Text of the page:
The Long and the Short of it

Carbonnier in French means charcoal maker. So it’s not surprising that I would come from a long line of foresters. My father is a forester, so too was his father before him and his father before him.

Having ended up working in the financial technology industry (sadly, none of my siblings have continued the family tradition either), I sometimes marvel at the forward planning involved in forestry.

As a youth, I remember my father once showing me a plot of land in Sweden where he had planted oak trees, which as saplings look little sturdier than long twigs. ‘These, my son,’ he said proudly, ‘will be ready to harvest in about 80 to 90 years.’

The concept baffled me. He was making an investment that he knew he wouldn’t live to realise. In fact, I would be very lucky to realise it. He was laying a nest egg for my children’s generation. Perhaps this was the kind of planning that prompted John Maynard Keynes’ famous quote: “In the long run we are all dead.”

Whatever it was, the idea was completely alien to me. And is completely alien to the world I work in. In finance, even though market sages like Warren Buffet would counsel otherwise; most traders and investors look for ever quicker returns from shorter holding periods. And in technology, there seems to be a steady stream of new platforms, protocols, programming languages, computing paradigms, and devices – all waiting to make this years’ ‘state-of-the-art’ look like a collectors’ item a few years from now.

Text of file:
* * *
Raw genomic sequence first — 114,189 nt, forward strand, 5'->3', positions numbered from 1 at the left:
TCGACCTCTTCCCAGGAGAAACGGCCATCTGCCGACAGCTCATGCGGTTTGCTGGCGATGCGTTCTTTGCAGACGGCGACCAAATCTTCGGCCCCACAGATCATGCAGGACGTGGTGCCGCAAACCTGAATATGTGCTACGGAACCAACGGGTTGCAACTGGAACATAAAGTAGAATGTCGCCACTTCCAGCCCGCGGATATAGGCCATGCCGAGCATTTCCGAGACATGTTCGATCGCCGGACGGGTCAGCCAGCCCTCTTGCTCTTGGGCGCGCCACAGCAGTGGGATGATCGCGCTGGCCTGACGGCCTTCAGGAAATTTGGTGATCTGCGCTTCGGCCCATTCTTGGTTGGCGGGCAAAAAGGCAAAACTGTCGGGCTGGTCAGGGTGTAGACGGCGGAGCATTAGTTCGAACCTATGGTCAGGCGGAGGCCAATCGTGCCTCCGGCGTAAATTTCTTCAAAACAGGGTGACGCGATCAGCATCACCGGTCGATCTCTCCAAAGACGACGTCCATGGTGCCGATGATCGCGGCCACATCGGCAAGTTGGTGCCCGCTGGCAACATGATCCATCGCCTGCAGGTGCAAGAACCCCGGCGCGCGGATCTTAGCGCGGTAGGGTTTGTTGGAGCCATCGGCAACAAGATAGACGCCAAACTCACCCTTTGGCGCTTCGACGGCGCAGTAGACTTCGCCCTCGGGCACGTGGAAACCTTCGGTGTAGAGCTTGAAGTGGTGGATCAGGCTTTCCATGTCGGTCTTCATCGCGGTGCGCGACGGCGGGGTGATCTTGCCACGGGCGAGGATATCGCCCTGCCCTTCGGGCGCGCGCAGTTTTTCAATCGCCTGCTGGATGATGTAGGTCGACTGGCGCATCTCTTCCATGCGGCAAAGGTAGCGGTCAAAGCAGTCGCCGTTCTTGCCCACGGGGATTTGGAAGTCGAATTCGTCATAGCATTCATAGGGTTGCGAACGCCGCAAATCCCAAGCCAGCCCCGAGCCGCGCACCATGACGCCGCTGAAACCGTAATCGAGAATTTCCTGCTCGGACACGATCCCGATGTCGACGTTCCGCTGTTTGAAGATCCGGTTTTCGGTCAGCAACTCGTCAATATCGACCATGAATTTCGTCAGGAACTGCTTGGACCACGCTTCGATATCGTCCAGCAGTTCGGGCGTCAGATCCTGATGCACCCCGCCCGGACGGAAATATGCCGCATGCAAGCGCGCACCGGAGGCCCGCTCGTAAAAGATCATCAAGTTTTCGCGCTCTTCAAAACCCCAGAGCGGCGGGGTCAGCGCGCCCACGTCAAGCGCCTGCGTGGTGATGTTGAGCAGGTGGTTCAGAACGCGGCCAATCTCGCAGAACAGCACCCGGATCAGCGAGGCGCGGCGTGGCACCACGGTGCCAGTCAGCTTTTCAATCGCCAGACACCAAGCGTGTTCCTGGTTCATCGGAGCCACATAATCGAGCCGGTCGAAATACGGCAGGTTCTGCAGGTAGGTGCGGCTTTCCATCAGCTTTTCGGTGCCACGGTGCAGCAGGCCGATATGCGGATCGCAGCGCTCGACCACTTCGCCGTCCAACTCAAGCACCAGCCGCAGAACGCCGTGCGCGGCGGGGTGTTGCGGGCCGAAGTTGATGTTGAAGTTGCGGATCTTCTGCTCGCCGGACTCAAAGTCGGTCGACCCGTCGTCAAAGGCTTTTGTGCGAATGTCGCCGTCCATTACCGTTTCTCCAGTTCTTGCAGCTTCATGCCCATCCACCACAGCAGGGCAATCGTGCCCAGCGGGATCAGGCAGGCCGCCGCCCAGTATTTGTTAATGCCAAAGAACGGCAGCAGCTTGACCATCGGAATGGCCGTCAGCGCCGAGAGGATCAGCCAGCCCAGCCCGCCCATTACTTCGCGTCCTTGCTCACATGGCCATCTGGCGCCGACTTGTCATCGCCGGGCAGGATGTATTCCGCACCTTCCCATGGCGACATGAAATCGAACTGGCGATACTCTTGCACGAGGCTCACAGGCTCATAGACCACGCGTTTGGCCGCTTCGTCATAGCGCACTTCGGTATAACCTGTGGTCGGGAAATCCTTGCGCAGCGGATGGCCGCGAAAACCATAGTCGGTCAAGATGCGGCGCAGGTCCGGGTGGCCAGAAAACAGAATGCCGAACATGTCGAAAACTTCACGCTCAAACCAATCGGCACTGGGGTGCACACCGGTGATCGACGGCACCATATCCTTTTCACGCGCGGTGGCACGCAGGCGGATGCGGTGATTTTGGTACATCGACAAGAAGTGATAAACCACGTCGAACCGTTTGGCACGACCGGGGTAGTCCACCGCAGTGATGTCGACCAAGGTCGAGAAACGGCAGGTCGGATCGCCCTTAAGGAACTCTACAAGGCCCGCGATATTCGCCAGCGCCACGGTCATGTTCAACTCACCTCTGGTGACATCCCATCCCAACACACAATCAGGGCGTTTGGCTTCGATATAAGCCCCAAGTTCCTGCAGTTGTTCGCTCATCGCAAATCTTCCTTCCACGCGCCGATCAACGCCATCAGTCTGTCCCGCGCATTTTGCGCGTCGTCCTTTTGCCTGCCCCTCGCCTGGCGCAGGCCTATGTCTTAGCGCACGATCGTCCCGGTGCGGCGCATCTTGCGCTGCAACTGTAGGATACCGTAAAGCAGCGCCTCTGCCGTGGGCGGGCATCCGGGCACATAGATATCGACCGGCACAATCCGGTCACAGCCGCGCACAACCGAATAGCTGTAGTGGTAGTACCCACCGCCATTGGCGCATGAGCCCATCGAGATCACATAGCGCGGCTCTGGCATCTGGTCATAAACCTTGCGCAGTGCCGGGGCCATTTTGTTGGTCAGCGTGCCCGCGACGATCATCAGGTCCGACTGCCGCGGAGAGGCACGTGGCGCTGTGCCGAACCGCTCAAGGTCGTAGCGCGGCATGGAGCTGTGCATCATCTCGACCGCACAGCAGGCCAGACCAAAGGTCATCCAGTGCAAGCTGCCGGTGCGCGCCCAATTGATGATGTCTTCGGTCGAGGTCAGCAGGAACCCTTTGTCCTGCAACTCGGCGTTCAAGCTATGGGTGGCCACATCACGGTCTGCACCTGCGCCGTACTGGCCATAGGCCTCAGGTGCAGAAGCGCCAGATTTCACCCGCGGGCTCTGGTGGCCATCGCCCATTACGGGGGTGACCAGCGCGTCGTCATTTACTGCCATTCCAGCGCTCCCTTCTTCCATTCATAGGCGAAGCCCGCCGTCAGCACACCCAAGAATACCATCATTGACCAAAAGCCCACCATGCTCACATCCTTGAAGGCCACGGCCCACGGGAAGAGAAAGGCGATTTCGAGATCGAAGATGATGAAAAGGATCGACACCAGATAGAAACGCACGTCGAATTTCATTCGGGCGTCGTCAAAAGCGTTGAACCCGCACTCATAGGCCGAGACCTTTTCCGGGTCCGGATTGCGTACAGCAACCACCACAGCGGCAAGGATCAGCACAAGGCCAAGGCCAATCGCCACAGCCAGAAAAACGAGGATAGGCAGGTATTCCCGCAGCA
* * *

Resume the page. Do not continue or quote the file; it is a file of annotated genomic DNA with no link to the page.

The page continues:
In the world of IT marketing, the term ‘future proof’ is often bandied around. But in a field that seems to evolve so quickly, can anything even be remotely future proof?

When it comes to devices, the pace of evolution is frightening. I had the misfortune of giving my phone to my 18 month old son to play with, and promptly smash, not so long ago. And while I sent it off to be repaired, I dug an old Sony Ericsson k800i out of my drawer to tide me over. It seemed like a relic. I’d completely forgotten how to text using a numeric keypad (even though I remember doing it without looking at my phone back in the day). How can you possibly plan for that pace of change?

Sadly, I don’t have the technical expertise to answer. So… I pose the question to technical experts that might read this blog. Could you ever make an investment in financial IT that would last the best part of a hundred years? If you knew that your code base would still be in use, even thirty years from now, would you write or architect it differently? If so, how?

I would suspect there are still saplings of code from the first iterations of MS DOS that still live today as oaks planted on my laptop. How can you make your code stand the test of time? And on a broader, organisational scale – how can you make sure your business is still around in 100 years’ time?